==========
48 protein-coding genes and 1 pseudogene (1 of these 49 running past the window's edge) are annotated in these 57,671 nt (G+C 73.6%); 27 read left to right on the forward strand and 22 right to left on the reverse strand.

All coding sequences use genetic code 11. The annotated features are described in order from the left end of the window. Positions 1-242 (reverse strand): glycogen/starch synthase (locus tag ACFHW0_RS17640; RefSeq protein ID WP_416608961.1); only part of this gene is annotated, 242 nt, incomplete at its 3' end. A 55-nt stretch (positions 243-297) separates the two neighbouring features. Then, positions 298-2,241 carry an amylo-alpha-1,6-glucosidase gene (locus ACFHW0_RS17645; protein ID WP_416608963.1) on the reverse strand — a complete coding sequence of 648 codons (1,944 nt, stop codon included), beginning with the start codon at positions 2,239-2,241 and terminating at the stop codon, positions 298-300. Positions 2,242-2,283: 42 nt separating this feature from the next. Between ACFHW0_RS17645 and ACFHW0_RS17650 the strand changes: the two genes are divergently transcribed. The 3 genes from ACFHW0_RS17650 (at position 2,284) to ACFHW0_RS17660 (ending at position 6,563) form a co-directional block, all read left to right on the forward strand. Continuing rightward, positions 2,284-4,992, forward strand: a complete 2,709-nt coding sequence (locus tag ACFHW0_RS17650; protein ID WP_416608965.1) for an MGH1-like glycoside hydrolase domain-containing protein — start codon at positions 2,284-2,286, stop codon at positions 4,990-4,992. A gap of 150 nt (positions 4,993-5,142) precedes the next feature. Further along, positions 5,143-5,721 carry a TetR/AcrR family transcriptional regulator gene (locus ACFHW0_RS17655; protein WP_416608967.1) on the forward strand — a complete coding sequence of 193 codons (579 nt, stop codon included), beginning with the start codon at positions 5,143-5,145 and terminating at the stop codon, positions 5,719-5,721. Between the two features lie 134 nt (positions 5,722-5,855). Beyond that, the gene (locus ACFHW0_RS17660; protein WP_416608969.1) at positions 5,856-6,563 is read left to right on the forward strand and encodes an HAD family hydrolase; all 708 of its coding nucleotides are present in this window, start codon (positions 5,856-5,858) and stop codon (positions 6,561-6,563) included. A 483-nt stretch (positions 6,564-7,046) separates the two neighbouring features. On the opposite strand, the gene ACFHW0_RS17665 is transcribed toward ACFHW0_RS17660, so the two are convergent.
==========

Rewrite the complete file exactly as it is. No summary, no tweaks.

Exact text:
48 protein-coding genes and 1 pseudogene (1 of these 49 running past the window's edge) are annotated in these 57,671 nt (G+C 73.6%); 27 read left to right on the forward strand and 22 right to left on the reverse strand.

All coding sequences use genetic code 11. The annotated features are described in order from the left end of the window. Positions 1-242 (reverse strand): glycogen/starch synthase (locus tag ACFHW0_RS17640; RefSeq protein ID WP_416608961.1); only part of this gene is annotated, 242 nt, incomplete at its 3' end. A 55-nt stretch (positions 243-297) separates the two neighbouring features. Then, positions 298-2,241 carry an amylo-alpha-1,6-glucosidase gene (locus ACFHW0_RS17645; protein ID WP_416608963.1) on the reverse strand — a complete coding sequence of 648 codons (1,944 nt, stop codon included), beginning with the start codon at positions 2,239-2,241 and terminating at the stop codon, positions 298-300. Positions 2,242-2,283: 42 nt separating this feature from the next. Between ACFHW0_RS17645 and ACFHW0_RS17650 the strand changes: the two genes are divergently transcribed. The 3 genes from ACFHW0_RS17650 (at position 2,284) to ACFHW0_RS17660 (ending at position 6,563) form a co-directional block, all read left to right on the forward strand. Continuing rightward, positions 2,284-4,992, forward strand: a complete 2,709-nt coding sequence (locus tag ACFHW0_RS17650; protein ID WP_416608965.1) for an MGH1-like glycoside hydrolase domain-containing protein — start codon at positions 2,284-2,286, stop codon at positions 4,990-4,992. A gap of 150 nt (positions 4,993-5,142) precedes the next feature. Further along, positions 5,143-5,721 carry a TetR/AcrR family transcriptional regulator gene (locus ACFHW0_RS17655; protein WP_416608967.1) on the forward strand — a complete coding sequence of 193 codons (579 nt, stop codon included), beginning with the start codon at positions 5,143-5,145 and terminating at the stop codon, positions 5,719-5,721. Between the two features lie 134 nt (positions 5,722-5,855). Beyond that, the gene (locus ACFHW0_RS17660; protein WP_416608969.1) at positions 5,856-6,563 is read left to right on the forward strand and encodes an HAD family hydrolase; all 708 of its coding nucleotides are present in this window, start codon (positions 5,856-5,858) and stop codon (positions 6,561-6,563) included. A 483-nt stretch (positions 6,564-7,046) separates the two neighbouring features. On the opposite strand, the gene ACFHW0_RS17665 is transcribed toward ACFHW0_RS17660, so the two are convergent.